Ailing the process : political parties and consolidation of democracy in Kosovo
Duisburg, Essen (2011), 339 S.
Dissertation / Fach: Politikwissenschaft
Fakultät für Gesellschaftswissenschaften » Institut für Politikwissenschaft
Schmitt-Beck, Rüdiger (Doktorvater, Betreuerin)
Poguntke, Thomas (GutachterIn)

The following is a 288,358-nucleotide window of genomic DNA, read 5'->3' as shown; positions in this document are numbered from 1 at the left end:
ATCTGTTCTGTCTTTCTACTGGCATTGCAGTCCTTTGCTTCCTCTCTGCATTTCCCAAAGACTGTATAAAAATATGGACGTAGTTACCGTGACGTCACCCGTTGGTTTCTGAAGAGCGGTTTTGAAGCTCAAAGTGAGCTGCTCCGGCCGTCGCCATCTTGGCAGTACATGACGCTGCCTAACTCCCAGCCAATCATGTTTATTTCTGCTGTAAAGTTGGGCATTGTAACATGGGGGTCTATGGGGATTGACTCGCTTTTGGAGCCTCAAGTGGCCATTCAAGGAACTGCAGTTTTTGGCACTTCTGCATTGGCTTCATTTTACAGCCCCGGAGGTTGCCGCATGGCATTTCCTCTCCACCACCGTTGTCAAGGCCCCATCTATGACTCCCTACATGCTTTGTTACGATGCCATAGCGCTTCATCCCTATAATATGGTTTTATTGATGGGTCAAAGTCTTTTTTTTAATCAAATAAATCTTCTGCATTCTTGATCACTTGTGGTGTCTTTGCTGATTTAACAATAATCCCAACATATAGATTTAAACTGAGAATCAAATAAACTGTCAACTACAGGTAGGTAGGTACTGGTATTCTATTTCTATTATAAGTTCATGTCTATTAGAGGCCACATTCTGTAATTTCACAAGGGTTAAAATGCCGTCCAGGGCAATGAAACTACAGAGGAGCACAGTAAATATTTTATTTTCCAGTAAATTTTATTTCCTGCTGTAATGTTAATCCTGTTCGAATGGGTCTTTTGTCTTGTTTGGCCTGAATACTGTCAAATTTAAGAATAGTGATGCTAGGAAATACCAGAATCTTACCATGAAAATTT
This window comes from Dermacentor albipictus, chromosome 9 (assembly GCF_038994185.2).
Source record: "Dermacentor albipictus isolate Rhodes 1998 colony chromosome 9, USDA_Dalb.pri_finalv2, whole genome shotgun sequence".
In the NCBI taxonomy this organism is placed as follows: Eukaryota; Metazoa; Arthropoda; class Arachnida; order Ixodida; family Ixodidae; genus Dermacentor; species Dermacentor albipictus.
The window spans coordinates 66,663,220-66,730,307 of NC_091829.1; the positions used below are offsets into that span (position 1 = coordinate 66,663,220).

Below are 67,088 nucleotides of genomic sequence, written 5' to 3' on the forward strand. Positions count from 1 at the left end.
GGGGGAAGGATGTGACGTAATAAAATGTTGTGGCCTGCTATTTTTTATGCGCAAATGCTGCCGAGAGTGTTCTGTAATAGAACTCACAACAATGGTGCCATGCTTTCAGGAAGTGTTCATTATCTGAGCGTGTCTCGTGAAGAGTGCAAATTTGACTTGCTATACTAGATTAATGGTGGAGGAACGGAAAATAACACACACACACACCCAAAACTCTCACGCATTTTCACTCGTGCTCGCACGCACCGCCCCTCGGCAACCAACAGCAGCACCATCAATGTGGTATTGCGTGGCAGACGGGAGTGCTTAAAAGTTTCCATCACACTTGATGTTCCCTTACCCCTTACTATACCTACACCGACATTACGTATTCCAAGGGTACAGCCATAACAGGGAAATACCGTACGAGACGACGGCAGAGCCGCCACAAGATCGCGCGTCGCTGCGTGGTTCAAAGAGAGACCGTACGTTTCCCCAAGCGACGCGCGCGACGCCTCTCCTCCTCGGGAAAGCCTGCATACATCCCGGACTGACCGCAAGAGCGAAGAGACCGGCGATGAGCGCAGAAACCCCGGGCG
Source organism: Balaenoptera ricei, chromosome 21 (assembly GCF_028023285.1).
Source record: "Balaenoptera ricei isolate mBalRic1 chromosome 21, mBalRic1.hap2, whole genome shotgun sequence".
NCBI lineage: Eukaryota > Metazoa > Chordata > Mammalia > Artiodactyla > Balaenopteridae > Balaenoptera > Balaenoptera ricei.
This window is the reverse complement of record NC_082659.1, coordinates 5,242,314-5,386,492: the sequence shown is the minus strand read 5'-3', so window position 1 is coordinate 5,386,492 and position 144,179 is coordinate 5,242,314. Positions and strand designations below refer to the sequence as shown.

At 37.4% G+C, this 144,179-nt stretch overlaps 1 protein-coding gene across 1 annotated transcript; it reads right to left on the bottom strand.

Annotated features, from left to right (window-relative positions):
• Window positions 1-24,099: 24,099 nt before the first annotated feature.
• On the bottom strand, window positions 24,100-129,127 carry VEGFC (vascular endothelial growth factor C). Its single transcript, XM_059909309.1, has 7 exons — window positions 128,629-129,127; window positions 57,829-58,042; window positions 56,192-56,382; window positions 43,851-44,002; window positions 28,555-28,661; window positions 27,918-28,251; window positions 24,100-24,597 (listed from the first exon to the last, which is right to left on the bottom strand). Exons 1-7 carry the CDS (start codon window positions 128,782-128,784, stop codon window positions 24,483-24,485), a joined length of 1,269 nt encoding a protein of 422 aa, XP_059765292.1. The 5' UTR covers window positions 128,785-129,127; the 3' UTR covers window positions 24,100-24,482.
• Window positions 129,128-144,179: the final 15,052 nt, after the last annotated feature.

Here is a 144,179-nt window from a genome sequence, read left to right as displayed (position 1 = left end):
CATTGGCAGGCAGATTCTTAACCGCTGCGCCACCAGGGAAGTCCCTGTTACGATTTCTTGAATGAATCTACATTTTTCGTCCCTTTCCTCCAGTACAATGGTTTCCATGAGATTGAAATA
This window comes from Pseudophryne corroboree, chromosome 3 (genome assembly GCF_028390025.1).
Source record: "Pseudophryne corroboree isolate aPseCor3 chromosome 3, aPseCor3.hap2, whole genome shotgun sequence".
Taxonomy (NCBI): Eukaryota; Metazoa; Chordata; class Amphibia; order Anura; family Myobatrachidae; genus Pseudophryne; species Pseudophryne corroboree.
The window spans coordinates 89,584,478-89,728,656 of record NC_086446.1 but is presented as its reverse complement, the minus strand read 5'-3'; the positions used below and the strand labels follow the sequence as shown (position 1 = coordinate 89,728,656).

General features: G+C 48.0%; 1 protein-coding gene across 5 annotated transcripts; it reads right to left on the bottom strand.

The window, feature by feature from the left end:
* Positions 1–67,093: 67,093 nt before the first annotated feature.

System transformation is a process that has its beginning and flow, and gradually arrives at the closing stages, that are likely to bring into being the intended system, though no system is safe from rolling back. Notwithstanding the considerable achievements of Kosovo democracy on system transformation, above all on the transition from an authoritarian to a democratic system, the consolidation phase has so far proved to be overly long and compromised, making the future and end results of the process highly unpredictable. Along with other internal and external multilevel actors determining developments on the consolidation phase within the complexity of the system transformation process, political parties are, generally regarded as irreplaceable institutions in a representative democracy. Their position at the second level of democracy consolidation, influencing the other three levels of the democracy consolidation structure, sets the consolidation process decisively dependent on them. The way and extent to which political parties perform their expected functions: representation; integration; legitimation; innovation; and governing, have a determining effect on democracy consolidation prospects. Indisputably, their short-term poor performance, impedes, and later makes the rolling back of the consolidation process more likely. The impact political parties have on the democracy consolidation process is amplified as it takes place in an environment of high-level state and society party-driven politicisation, as currently is the case in Kosovo. Usually, the consolidation of internationally sponsored democracies entails democracy domestication, a process where parties are unavoidable to teach and inculcate democracy among and within society. Yet, since parties as the major institutions and driving forces within the process of democracy consolidation, fail to perform their normatively expected functions, there is no one to replace them particularly in a highly politicised society offering little space and opportunity for other substitution actors. Likewise, they destructively affect the prospects of the process. Political parties in Kosovo are found to perform their functions poorly, consequently ailing the democracy consolidation process at the current level of visual negative consolidation, with highly unpredicted prospects.